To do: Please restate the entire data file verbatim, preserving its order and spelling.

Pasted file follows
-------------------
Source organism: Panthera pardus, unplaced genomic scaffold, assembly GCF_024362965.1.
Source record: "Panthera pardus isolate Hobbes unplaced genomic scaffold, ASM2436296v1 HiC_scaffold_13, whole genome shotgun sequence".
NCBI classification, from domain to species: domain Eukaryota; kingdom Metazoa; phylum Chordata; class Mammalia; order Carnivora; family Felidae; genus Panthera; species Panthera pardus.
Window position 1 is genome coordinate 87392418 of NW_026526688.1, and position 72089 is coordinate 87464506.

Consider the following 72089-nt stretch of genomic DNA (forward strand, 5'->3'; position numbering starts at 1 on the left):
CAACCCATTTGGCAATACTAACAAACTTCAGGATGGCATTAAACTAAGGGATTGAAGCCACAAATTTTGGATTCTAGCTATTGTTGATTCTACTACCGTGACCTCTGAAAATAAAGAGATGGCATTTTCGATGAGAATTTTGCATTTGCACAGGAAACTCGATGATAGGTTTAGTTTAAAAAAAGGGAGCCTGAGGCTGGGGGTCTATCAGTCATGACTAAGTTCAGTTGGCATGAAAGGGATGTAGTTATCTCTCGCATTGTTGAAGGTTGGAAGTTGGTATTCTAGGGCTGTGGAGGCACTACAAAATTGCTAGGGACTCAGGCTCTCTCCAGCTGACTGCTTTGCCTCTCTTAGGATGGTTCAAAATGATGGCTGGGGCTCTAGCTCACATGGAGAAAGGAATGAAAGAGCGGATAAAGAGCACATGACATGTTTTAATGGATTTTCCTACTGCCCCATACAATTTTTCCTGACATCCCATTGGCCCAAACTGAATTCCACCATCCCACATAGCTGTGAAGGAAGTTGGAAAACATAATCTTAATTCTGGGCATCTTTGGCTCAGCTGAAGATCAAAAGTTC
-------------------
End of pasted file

Source organism: Panthera pardus, unplaced genomic scaffold, assembly GCF_024362965.1.
Source record: "Panthera pardus isolate Hobbes unplaced genomic scaffold, ASM2436296v1 HiC_scaffold_13, whole genome shotgun sequence".
NCBI classification, from domain to species: domain Eukaryota; kingdom Metazoa; phylum Chordata; class Mammalia; order Carnivora; family Felidae; genus Panthera; species Panthera pardus.
Window position 1 is genome coordinate 87392418 of NW_026526688.1, and position 72089 is coordinate 87464506.

Consider the following 72089-nt stretch of genomic DNA (forward strand, 5'->3'; position numbering starts at 1 on the left):
CAACCCATTTGGCAATACTAACAAACTTCAGGATGGCATTAAACTAAGGGATTGAAGCCACAAATTTTGGATTCTAGCTATTGTTGATTCTACTACCGTGACCTCTGAAAATAAAGAGATGGCATTTTCGATGAGAATTTTGCATTTGCACAGGAAACTCGATGATAGGTTTAGTTTAAAAAAAGGGAGCCTGAGGCTGGGGGTCTATCAGTCATGACTAAGTTCAGTTGGCATGAAAGGGATGTAGTTATCTCTCGCATTGTTGAAGGTTGGAAGTTGGTATTCTAGGGCTGTGGAGGCACTACAAAATTGCTAGGGACTCAGGCTCTCTCCAGCTGACTGCTTTGCCTCTCTTAGGATGGTTCAAAATGATGGCTGGGGCTCTAGCTCACATGGAGAAAGGAATGAAAGAGCGGATAAAGAGCACATGACATGTTTTAATGGATTTTCCTACTGCCCCATACAATTTTTCCTGACATCCCATTGGCCCAAACTGAATTCCACCATCCCACATAGCTGTGAAGGAAGTTGGAAAACATAATCTTAATTCTGGGCATCTTTGGCTCAGCTGAAGATCAAAAGTTC